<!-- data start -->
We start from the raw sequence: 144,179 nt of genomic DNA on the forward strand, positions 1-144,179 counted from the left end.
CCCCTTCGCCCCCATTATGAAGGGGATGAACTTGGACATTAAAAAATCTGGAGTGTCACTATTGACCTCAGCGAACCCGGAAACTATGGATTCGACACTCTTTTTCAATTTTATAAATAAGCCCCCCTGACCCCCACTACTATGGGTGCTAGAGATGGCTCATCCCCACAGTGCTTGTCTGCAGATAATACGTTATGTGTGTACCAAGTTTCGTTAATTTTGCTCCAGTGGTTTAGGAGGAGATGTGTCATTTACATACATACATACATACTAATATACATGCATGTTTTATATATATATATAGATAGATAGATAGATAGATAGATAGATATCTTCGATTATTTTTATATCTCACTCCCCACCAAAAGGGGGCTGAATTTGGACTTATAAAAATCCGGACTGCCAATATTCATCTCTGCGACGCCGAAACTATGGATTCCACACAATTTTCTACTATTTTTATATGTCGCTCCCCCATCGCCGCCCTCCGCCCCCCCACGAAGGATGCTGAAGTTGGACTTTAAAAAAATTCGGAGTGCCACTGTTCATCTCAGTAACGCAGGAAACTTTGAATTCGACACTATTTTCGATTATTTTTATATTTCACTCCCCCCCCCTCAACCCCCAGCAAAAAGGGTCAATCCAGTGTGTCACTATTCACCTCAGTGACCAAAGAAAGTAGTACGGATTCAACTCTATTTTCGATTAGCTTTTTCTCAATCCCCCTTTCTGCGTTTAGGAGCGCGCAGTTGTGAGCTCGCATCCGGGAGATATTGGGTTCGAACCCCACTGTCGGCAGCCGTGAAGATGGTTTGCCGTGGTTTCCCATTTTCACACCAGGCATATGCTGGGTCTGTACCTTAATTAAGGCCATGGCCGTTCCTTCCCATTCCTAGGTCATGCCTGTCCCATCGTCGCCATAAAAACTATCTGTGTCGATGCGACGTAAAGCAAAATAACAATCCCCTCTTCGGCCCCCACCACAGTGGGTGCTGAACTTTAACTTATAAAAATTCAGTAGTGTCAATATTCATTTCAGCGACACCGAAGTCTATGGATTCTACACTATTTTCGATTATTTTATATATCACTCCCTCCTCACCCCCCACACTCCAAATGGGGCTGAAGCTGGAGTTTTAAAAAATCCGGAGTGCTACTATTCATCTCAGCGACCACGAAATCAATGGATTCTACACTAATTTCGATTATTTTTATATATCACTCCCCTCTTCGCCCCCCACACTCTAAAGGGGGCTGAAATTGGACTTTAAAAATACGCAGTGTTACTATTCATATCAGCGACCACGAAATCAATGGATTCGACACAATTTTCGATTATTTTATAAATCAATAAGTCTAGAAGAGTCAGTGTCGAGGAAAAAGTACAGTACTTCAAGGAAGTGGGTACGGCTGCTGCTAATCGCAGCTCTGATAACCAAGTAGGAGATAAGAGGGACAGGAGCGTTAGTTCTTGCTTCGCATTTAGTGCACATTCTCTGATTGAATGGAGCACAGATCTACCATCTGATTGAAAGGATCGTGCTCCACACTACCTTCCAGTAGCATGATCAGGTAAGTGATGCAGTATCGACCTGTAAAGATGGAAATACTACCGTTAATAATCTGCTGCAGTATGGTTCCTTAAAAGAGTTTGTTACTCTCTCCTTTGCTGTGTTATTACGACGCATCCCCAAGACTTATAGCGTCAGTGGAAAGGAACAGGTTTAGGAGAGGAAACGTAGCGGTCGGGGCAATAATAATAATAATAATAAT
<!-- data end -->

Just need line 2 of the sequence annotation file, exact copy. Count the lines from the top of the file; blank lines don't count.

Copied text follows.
CCCCTTCGCCCCCATTATGAAGGGGATGAACTTGGACATTAAAAAATCTGGAGTGTCACTATTGACCTCAGCGAACCCGGAAACTATGGATTCGACACTCTTTTTCAATTTTATAAATAAGCCCCCCTGACCCCCACTACTATGGGTGCTAGAGATGGCTCATCCCCACAGTGCTTGTCTGCAGATAATACGTTATGTGTGTACCAAGTTTCGTTAATTTTGCTCCAGTGGTTTAGGAGGAGATGTGTCATTTACATACATACATACATACTAATATACATGCATGTTTTATATATATATATAGATAGATAGATAGATAGATAGATAGATATCTTCGATTATTTTTATATCTCACTCCCCACCAAAAGGGGGCTGAATTTGGACTTATAAAAATCCGGACTGCCAATATTCATCTCTGCGACGCCGAAACTATGGATTCCACACAATTTTCTACTATTTTTATATGTCGCTCCCCCATCGCCGCCCTCCGCCCCCCCACGAAGGATGCTGAAGTTGGACTTTAAAAAAATTCGGAGTGCCACTGTTCATCTCAGTAACGCAGGAAACTTTGAATTCGACACTATTTTCGATTATTTTTATATTTCACTCCCCCCCCCTCAACCCCCAGCAAAAAGGGTCAATCCAGTGTGTCACTATTCACCTCAGTGACCAAAGAAAGTAGTACGGATTCAACTCTATTTTCGATTAGCTTTTTCTCAATCCCCCTTTCTGCGTTTAGGAGCGCGCAGTTGTGAGCTCGCATCCGGGAGATATTGGGTTCGAACCCCACTGTCGGCAGCCGTGAAGATGGTTTGCCGTGGTTTCCCATTTTCACACCAGGCATATGCTGGGTCTGTACCTTAATTAAGGCCATGGCCGTTCCTTCCCATTCCTAGGTCATGCCTGTCCCATCGTCGCCATAAAAACTATCTGTGTCGATGCGACGTAAAGCAAAATAACAATCCCCTCTTCGGCCCCCACCACAGTGGGTGCTGAACTTTAACTTATAAAAATTCAGTAGTGTCAATATTCATTTCAGCGACACCGAAGTCTATGGATTCTACACTATTTTCGATTATTTTATATATCACTCCCTCCTCACCCCCCACACTCCAAATGGGGCTGAAGCTGGAGTTTTAAAAAATCCGGAGTGCTACTATTCATCTCAGCGACCACGAAATCAATGGATTCTACACTAATTTCGATTATTTTTATATATCACTCCCCTCTTCGCCCCCCACACTCTAAAGGGGGCTGAAATTGGACTTTAAAAATACGCAGTGTTACTATTCATATCAGCGACCACGAAATCAATGGATTCGACACAATTTTCGATTATTTTATAAATCAATAAGTCTAGAAGAGTCAGTGTCGAGGAAAAAGTACAGTACTTCAAGGAAGTGGGTACGGCTGCTGCTAATCGCAGCTCTGATAACCAAGTAGGAGATAAGAGGGACAGGAGCGTTAGTTCTTGCTTCGCATTTAGTGCACATTCTCTGATTGAATGGAGCACAGATCTACCATCTGATTGAAAGGATCGTGCTCCACACTACCTTCCAGTAGCATGATCAGGTAAGTGATGCAGTATCGACCTGTAAAGATGGAAATACTACCGTTAATAATCTGCTGCAGTATGGTTCCTTAAAAGAGTTTGTTACTCTCTCCTTTGCTGTGTTATTACGACGCATCCCCAAGACTTATAGCGTCAGTGGAAAGGAACAGGTTTAGGAGAGGAAACGTAGCGGTCGGGGCAATAATAATAATAATAATAAT